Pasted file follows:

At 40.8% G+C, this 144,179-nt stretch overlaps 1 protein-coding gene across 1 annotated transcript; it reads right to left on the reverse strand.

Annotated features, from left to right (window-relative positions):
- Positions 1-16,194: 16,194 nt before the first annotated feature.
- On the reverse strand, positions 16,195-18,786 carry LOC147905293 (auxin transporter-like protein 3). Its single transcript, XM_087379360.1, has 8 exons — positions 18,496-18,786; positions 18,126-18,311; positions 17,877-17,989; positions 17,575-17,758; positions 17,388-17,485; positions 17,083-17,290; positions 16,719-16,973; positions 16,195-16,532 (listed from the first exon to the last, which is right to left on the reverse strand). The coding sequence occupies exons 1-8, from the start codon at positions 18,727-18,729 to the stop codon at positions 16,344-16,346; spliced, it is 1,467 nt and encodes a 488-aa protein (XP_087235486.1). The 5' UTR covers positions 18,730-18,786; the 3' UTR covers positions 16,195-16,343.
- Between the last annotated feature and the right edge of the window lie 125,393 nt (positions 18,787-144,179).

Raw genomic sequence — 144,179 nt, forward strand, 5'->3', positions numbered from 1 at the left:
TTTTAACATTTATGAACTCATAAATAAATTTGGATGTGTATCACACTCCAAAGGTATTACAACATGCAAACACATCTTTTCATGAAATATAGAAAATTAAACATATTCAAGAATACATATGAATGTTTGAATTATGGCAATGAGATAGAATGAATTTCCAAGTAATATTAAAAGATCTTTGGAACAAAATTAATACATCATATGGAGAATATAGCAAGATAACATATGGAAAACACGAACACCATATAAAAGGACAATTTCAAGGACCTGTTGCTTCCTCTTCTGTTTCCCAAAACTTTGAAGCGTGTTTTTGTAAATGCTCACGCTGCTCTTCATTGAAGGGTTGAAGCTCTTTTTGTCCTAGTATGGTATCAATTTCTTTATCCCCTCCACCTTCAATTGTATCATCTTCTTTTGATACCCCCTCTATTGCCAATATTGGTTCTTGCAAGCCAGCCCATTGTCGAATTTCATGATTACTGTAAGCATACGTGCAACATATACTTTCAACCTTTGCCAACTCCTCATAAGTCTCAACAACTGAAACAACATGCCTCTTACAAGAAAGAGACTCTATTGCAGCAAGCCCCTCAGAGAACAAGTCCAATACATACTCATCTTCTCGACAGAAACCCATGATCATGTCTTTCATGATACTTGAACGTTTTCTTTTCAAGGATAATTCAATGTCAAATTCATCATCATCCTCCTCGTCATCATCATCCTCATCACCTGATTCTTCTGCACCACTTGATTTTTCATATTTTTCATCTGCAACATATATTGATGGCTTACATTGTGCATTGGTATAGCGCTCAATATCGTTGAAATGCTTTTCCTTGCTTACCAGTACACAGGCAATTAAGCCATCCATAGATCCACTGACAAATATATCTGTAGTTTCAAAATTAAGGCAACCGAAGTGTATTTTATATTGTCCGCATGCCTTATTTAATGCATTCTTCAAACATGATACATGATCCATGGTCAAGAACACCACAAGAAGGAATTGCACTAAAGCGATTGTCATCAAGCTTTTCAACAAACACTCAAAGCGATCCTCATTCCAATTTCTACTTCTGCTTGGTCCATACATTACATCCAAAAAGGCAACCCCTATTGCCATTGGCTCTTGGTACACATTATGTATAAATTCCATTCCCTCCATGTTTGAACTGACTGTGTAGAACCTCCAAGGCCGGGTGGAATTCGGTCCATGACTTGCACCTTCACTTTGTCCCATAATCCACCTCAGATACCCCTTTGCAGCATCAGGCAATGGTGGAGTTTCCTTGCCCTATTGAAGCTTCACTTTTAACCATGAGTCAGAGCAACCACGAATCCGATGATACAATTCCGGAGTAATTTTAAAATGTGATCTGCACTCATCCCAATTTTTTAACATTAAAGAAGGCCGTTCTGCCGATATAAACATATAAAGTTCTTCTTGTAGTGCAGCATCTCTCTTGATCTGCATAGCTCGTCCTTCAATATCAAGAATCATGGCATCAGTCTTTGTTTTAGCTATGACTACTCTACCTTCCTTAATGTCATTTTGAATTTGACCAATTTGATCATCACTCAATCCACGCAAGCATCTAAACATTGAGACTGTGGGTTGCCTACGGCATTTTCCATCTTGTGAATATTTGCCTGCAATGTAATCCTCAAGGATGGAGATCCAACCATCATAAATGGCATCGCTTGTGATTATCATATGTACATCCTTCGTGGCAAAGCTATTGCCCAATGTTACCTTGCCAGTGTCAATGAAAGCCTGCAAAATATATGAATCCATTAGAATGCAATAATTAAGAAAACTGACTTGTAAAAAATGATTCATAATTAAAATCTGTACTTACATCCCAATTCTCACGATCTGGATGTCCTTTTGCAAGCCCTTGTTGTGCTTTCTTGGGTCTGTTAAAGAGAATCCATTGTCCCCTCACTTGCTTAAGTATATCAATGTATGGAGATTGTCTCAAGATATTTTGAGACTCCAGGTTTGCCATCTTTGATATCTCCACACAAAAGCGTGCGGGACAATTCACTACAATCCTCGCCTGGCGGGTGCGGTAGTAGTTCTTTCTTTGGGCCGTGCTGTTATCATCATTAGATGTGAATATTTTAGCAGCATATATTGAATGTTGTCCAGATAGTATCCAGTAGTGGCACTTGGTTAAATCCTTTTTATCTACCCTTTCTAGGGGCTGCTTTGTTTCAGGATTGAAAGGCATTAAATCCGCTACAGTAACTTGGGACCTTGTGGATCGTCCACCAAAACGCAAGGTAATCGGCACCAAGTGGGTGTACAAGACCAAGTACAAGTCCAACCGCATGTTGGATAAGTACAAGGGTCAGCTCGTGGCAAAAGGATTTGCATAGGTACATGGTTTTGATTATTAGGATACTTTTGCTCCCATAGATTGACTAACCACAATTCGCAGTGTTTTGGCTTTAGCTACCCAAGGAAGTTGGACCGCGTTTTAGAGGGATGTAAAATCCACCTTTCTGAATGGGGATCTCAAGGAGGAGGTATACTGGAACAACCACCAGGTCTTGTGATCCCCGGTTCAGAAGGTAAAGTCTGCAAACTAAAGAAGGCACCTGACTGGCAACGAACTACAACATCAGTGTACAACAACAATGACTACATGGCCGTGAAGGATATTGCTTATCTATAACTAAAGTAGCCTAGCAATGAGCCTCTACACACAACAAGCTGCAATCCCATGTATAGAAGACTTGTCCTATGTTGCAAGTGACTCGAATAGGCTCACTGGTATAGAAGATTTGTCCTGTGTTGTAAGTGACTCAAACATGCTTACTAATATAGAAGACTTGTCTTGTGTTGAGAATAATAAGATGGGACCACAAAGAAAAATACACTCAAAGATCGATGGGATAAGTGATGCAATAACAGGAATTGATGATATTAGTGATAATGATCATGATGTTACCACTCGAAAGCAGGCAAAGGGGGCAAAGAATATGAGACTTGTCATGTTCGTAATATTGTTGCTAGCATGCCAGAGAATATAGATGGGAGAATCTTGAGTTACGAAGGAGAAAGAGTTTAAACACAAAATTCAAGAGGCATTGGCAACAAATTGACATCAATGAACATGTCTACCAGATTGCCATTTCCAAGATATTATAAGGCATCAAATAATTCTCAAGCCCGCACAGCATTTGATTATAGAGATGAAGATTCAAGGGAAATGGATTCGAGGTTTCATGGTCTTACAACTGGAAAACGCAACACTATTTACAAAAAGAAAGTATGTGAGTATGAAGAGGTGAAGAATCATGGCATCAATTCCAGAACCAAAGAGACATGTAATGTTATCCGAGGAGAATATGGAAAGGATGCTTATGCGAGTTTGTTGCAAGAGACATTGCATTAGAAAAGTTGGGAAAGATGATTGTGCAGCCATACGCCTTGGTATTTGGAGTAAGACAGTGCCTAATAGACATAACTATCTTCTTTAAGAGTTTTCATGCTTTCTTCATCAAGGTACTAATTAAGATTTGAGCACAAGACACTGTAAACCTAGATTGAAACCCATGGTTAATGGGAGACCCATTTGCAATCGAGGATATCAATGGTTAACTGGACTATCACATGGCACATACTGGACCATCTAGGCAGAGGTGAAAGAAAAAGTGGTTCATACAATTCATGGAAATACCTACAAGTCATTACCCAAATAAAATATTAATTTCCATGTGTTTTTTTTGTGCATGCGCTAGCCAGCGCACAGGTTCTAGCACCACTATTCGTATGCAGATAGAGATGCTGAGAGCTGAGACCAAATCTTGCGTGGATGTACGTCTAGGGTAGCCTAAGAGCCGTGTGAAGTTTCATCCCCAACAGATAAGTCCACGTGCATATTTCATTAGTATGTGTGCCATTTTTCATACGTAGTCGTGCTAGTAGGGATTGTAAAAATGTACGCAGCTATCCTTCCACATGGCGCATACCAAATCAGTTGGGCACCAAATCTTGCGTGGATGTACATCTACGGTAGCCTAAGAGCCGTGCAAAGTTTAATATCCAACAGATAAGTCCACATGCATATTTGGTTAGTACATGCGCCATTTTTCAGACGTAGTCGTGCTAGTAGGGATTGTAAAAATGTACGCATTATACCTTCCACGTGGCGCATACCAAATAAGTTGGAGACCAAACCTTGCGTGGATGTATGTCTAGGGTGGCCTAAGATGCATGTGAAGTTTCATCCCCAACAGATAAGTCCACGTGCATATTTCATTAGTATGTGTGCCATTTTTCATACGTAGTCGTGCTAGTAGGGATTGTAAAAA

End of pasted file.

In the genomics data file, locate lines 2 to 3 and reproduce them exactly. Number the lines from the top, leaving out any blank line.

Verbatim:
Annotated features, from left to right (window-relative positions):
- Positions 1-16,194: 16,194 nt before the first annotated feature.